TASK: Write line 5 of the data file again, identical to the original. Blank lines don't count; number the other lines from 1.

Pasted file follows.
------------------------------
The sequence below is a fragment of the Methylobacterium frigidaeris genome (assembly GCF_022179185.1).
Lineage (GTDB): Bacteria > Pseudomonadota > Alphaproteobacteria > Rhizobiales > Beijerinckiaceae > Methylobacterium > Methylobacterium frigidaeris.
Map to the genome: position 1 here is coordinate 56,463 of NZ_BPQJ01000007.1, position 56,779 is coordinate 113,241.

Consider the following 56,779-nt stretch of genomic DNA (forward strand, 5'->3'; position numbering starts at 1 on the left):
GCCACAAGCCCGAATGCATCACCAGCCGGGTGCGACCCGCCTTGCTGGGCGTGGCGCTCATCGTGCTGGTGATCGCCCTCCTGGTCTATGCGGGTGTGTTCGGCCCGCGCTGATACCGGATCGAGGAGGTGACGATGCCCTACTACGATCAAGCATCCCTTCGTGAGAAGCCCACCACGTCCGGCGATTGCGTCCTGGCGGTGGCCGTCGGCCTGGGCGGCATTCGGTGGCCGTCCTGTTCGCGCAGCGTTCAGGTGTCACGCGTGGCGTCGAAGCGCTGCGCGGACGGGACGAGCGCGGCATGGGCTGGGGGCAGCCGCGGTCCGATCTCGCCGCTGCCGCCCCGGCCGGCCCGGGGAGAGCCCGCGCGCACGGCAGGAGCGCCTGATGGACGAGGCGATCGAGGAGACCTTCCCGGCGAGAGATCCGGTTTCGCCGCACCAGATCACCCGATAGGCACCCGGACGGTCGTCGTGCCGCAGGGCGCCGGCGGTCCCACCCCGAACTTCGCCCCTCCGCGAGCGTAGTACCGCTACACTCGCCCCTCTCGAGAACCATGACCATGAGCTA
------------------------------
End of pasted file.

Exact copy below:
GCCACAAGCCCGAATGCATCACCAGCCGGGTGCGACCCGCCTTGCTGGGCGTGGCGCTCATCGTGCTGGTGATCGCCCTCCTGGTCTATGCGGGTGTGTTCGGCCCGCGCTGATACCGGATCGAGGAGGTGACGATGCCCTACTACGATCAAGCATCCCTTCGTGAGAAGCCCACCACGTCCGGCGATTGCGTCCTGGCGGTGGCCGTCGGCCTGGGCGGCATTCGGTGGCCGTCCTGTTCGCGCAGCGTTCAGGTGTCACGCGTGGCGTCGAAGCGCTGCGCGGACGGGACGAGCGCGGCATGGGCTGGGGGCAGCCGCGGTCCGATCTCGCCGCTGCCGCCCCGGCCGGCCCGGGGAGAGCCCGCGCGCACGGCAGGAGCGCCTGATGGACGAGGCGATCGAGGAGACCTTCCCGGCGAGAGATCCGGTTTCGCCGCACCAGATCACCCGATAGGCACCCGGACGGTCGTCGTGCCGCAGGGCGCCGGCGGTCCCACCCCGAACTTCGCCCCTCCGCGAGCGTAGTACCGCTACACTCGCCCCTCTCGAGAACCATGACCATGAGCTA